eaten, they kill most of the tup-lambs as soon as they are born, and
milk the cwes to make cheese. The temporary focks had not arrived when Chateauvieux was at Campo Morto, the fields not being then cleared of their crops.
909. The farmer of this erlensive domain is M. Trucci, who pays a rent for it of 92,000 piastres (49502.). This, said M. Trucci to Chateauvieux,“ supposes an extent of three thousand rubbi, or six thousand acres, of culturable land. I have nearly as
much that is not fit for the plough, and it is there my pigs and my cows principally feed. My three thousand rubbi are divided into nearly nine equal parts of three hundred and thirty rubbi each: one of these is in fallow, another in corn, and the seven others in pasture. On the two thousand three hundred rubbi, which remain in grass, I support four thousand sheep, four hundred horses, and two hundred oxen, and I reserve a portion for hay. In the macchie (bushy places, woody wastes) I have seven hundred cows, and sometimes nearly two thousand pigs.
810. My expenses “ are limited to paying the rent of the farm, to purchasing bread for the workmen, and to the entire maintenance of my army of shepherds, superintendents, and the fattore ; to paying for the work of the day-labourers, of the harvest-men, &c. ; and, in short, to the expense of moving the flocks, and to what, in large farms, are called the extra-charges, the amount of which is always very high. There must also be deducted from the gross profits of the flock about one tenth, which belongs, in different proportions, to my chiefs and to my shepherds, because I support this tenth at my expense. We have also, in this mode of culture, to sustain great losses on our cattle, notwithstanding which I must acknowledge that our farming is profitable.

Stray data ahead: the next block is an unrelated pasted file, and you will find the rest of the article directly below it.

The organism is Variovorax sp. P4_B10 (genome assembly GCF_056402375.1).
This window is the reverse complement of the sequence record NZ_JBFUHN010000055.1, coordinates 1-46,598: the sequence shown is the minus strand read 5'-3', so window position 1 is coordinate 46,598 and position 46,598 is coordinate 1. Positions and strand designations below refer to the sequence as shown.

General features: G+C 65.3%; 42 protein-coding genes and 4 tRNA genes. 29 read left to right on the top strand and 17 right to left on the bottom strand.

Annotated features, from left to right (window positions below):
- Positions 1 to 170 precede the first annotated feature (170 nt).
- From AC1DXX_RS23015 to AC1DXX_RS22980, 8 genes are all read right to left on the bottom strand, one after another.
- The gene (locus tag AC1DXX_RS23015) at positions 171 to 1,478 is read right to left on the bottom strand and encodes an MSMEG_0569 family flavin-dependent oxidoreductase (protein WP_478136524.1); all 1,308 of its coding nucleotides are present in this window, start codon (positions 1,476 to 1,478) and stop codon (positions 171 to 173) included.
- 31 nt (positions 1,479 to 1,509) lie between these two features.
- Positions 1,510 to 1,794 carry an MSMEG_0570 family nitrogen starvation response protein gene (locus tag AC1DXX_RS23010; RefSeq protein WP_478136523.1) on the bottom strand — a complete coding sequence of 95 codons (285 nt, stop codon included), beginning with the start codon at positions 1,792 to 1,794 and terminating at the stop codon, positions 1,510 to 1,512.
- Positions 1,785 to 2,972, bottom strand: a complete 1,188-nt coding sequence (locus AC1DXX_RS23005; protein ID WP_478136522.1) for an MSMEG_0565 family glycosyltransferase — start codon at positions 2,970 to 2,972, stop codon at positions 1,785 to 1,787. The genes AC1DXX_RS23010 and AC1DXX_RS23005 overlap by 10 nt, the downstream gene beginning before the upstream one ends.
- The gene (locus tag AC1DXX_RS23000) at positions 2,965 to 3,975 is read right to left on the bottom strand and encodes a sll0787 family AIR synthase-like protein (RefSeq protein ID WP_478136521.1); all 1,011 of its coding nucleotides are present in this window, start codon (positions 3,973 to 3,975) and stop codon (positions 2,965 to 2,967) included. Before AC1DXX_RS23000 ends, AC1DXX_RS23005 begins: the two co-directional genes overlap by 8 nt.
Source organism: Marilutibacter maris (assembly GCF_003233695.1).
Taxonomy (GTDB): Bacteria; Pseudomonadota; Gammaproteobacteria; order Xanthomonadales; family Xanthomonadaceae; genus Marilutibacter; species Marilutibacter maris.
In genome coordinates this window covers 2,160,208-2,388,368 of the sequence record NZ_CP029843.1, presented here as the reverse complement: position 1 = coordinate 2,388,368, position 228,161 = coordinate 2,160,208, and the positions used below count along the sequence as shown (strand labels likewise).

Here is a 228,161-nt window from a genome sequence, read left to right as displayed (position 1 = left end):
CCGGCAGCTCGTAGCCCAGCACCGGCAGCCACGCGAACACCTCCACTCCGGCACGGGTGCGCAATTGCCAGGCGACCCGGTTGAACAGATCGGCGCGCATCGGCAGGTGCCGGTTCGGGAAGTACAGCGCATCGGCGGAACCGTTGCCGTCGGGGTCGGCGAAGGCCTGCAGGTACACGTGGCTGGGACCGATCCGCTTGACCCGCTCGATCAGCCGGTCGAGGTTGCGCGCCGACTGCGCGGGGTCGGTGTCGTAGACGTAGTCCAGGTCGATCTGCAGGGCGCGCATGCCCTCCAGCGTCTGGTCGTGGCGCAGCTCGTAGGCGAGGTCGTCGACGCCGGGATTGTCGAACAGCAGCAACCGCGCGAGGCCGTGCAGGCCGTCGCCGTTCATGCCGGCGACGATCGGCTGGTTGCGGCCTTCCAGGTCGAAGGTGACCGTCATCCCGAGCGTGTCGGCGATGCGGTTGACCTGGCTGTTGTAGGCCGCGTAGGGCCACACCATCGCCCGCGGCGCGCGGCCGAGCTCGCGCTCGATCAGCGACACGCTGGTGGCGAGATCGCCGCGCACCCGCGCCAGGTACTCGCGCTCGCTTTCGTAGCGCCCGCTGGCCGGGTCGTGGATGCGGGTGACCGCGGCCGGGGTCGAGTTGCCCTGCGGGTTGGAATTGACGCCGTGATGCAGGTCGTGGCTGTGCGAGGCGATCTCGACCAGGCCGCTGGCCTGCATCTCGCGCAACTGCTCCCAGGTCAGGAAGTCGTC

311. Of annual profit “ I average above five thousand piastres, besides five per cent on the capital of my flocks. You see, then, that the lands in the Campagna of Rome, so despised, and in such a state of wildness, let at the rate of eighteen francs (tifteen shillings) the Paris acre: there is an immense quantity in France which does not let for so much. They would, doubtlessly, let for more if they were divided and peopled, but not in the proportion supposed : for the secret in large farms consists in their economy; and nothing on the subject of agricultural profit is so deceptive as the appearance they present to our view, for the profit depends solely on the amount of the economical combinations, and not on the richness of the productions displayed to the eye." (Letters on Italy.)